Prince Charles Launched a Perfume (Umm…About That)

There’s no secret that celebrities love launching perfumes. From Miley Cyrus to our adored Dolly Parton, celebrity perfumes are all the rage. From the celebrity’s perspective, it’s a financially profitable scenario. Celebs leverage engaged social media followers to sell their fragrance products.

But should all celebrities have a fragrance? I’m asking because, yes, Prince Charles now has a perfume. And I can’t decide how I feel about that. 

Prince Charles recently launched Highgrove House. The 73-year-old Royal paired with Penhaligon to craft a perfume that he says was inspired by his love of gardens.

“Highgrove Bouquet is a new scent inspired by and created with HRH The Prince of Wales, in part, a tribute to the magnificently fragrant summers at Highgrove Gardens,” The fragrance team stated

“It is a time when the odour of blossoming weeping silver lime fills the air, and Highgrove Gardens is full of its branches, with their blooming, uplifting, floral notes,” they continue. “A crisp, confident burst of warm energy opens the dance with vibrant lavender and geranium. As floral, powdery notes appear, a shroud of delicate yellow blossoms seem to fill the air, and to the mimosa, tuberose brings longevity and depth, a solar storm of rich delight. The restful, soothing base is a blend of elegance and sophistication from cedar woods and Orris.”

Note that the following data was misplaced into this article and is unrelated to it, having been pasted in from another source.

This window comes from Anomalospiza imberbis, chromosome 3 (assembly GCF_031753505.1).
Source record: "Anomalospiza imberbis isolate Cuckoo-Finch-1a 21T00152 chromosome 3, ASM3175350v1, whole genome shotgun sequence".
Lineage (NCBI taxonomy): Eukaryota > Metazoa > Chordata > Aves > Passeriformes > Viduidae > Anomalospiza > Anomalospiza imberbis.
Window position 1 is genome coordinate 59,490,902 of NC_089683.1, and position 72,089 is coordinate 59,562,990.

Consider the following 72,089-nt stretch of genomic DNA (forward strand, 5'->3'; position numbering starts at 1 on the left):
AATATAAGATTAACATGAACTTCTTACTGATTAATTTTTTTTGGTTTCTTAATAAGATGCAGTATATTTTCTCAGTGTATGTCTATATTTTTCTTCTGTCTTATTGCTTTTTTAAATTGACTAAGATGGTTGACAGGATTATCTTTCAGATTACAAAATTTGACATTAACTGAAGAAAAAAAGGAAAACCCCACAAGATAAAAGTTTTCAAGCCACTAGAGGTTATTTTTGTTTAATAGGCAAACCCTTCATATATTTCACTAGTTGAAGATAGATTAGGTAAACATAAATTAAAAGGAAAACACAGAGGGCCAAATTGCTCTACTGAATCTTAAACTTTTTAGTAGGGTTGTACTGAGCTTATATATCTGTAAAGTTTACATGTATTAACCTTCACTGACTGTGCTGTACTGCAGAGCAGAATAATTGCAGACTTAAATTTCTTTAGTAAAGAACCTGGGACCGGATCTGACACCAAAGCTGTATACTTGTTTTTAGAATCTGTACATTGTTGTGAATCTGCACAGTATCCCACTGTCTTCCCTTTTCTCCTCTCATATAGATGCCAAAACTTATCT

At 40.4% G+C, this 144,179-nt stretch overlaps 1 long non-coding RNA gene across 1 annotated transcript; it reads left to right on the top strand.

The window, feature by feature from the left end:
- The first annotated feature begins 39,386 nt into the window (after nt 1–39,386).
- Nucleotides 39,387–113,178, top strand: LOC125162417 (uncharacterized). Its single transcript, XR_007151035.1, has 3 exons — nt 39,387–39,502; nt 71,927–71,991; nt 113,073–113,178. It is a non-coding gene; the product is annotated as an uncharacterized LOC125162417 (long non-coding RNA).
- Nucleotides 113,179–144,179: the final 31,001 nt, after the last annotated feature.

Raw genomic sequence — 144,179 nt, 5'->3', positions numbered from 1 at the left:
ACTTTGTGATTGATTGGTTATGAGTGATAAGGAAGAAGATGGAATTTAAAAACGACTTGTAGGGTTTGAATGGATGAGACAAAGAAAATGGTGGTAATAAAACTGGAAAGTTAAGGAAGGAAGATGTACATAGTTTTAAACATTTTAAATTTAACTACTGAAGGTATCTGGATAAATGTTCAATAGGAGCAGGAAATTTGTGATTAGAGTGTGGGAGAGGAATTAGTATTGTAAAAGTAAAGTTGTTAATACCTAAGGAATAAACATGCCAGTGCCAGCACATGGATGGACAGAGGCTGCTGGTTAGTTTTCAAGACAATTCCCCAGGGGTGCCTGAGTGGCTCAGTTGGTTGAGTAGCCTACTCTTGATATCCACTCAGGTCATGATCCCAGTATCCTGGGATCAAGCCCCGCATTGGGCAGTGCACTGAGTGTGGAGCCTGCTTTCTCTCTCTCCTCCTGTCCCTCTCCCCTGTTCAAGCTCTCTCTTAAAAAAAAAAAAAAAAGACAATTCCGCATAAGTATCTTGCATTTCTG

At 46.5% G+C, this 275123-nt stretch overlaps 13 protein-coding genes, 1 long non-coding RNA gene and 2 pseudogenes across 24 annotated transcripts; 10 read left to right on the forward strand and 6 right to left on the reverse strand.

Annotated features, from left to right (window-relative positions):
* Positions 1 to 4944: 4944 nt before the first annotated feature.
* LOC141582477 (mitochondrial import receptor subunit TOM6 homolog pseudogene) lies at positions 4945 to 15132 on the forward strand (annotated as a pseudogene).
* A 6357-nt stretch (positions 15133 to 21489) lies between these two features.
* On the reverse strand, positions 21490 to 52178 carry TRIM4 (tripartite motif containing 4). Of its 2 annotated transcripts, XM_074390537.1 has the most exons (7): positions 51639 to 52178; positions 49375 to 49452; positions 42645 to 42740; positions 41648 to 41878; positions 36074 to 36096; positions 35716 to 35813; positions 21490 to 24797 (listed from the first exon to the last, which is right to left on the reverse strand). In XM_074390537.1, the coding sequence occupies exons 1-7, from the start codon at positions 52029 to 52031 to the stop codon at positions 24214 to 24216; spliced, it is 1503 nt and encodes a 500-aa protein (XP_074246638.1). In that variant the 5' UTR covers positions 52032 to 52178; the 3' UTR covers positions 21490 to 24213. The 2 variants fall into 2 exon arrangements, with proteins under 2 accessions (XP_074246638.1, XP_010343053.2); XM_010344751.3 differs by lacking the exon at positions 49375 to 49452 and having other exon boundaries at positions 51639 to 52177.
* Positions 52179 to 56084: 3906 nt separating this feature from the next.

Charles’s team of perfumers used lavender, hyacinth, and geranium as well as tuberose, lime, cedar wood, and musks. 

If you want a bottle of Highgrove Gardens, you’ll shell out $180 with 10% going to Charle’s foundation. There aren’t Highgrove Gardens samples out yet. 

We get it. Prince Charles digs horticulture and gardening and all that. But should he have his own perfume? Clearly, the company is leveraging his popular name as a way to sell some fragrances. Of course, appreciating gardens when you’re a Royal doesn’t necessarily mean you know anything about fragrances. And honestly, the Prince is a bit older, not sure how much his idea of “sexy smells” will translate to the typical fragrance buyer. But who knows?